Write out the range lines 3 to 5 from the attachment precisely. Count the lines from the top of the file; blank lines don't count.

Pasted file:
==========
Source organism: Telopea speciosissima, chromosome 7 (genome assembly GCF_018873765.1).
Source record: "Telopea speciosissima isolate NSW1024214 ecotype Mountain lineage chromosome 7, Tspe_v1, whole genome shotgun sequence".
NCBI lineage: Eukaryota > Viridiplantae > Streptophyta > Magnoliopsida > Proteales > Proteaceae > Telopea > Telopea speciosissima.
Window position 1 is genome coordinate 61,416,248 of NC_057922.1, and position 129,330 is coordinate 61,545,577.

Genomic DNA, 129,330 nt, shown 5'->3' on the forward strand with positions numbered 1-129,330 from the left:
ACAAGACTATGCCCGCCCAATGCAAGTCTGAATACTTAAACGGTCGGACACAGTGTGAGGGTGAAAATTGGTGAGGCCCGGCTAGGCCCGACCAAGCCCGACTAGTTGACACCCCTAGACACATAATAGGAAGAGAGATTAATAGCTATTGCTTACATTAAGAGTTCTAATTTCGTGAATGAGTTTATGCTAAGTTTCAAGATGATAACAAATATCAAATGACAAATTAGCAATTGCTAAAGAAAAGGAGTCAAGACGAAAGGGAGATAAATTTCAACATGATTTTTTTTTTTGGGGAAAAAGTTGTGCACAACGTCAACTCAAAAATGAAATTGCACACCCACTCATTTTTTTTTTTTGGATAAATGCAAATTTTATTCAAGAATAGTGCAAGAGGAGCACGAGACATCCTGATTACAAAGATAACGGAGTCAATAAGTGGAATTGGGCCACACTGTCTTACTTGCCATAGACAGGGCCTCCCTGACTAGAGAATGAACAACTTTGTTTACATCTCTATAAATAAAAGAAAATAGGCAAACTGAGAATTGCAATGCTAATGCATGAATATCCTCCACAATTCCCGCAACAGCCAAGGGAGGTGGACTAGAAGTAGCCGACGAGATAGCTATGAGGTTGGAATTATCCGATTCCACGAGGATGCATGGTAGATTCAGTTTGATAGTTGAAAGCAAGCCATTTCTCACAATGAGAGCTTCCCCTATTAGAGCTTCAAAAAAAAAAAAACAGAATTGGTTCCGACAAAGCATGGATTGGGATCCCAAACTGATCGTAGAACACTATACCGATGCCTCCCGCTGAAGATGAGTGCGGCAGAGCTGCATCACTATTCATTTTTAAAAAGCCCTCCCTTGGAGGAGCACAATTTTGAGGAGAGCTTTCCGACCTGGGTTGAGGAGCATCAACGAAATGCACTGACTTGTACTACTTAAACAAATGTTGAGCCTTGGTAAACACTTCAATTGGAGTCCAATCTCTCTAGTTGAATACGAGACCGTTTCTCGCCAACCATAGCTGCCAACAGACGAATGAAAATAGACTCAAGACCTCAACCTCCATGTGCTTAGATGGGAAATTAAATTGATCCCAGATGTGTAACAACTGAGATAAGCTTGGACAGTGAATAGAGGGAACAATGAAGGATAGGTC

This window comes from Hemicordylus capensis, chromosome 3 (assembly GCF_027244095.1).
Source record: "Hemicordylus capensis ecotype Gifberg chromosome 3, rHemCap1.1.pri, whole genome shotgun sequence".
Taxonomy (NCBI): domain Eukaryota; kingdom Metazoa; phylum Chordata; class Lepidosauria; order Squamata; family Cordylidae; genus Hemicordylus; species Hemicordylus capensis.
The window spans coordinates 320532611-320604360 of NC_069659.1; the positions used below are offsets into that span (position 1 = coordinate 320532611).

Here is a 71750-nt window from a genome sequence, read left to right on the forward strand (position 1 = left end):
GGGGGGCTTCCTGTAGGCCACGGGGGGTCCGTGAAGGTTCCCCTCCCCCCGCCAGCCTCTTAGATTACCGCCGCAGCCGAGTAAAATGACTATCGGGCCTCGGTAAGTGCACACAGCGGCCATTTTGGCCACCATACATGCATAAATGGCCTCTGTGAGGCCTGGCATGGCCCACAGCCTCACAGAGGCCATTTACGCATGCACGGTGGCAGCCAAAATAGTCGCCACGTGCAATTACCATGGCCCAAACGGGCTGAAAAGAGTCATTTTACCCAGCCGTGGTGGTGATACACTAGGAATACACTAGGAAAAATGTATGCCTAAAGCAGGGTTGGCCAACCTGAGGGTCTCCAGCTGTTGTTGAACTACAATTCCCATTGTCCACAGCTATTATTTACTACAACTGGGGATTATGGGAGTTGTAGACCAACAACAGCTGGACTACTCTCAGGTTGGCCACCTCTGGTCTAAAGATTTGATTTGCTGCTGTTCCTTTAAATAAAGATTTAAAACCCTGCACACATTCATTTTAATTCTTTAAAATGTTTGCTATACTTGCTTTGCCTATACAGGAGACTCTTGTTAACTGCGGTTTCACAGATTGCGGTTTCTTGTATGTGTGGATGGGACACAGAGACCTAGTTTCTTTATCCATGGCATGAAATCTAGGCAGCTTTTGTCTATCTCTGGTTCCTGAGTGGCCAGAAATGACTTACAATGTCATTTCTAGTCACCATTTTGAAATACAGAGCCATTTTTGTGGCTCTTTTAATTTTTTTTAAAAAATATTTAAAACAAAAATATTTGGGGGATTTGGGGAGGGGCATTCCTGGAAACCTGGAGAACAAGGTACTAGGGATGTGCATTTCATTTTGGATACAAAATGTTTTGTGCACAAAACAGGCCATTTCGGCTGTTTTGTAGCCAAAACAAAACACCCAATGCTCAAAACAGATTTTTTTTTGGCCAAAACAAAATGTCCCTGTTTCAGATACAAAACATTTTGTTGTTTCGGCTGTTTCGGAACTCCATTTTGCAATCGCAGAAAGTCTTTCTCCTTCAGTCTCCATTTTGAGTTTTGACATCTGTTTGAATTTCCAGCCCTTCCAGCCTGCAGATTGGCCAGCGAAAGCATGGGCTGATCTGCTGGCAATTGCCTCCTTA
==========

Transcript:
NCBI lineage: Eukaryota > Viridiplantae > Streptophyta > Magnoliopsida > Proteales > Proteaceae > Telopea > Telopea speciosissima.
Window position 1 is genome coordinate 61,416,248 of NC_057922.1, and position 129,330 is coordinate 61,545,577.

Genomic DNA, 129,330 nt, shown 5'->3' on the forward strand with positions numbered 1-129,330 from the left: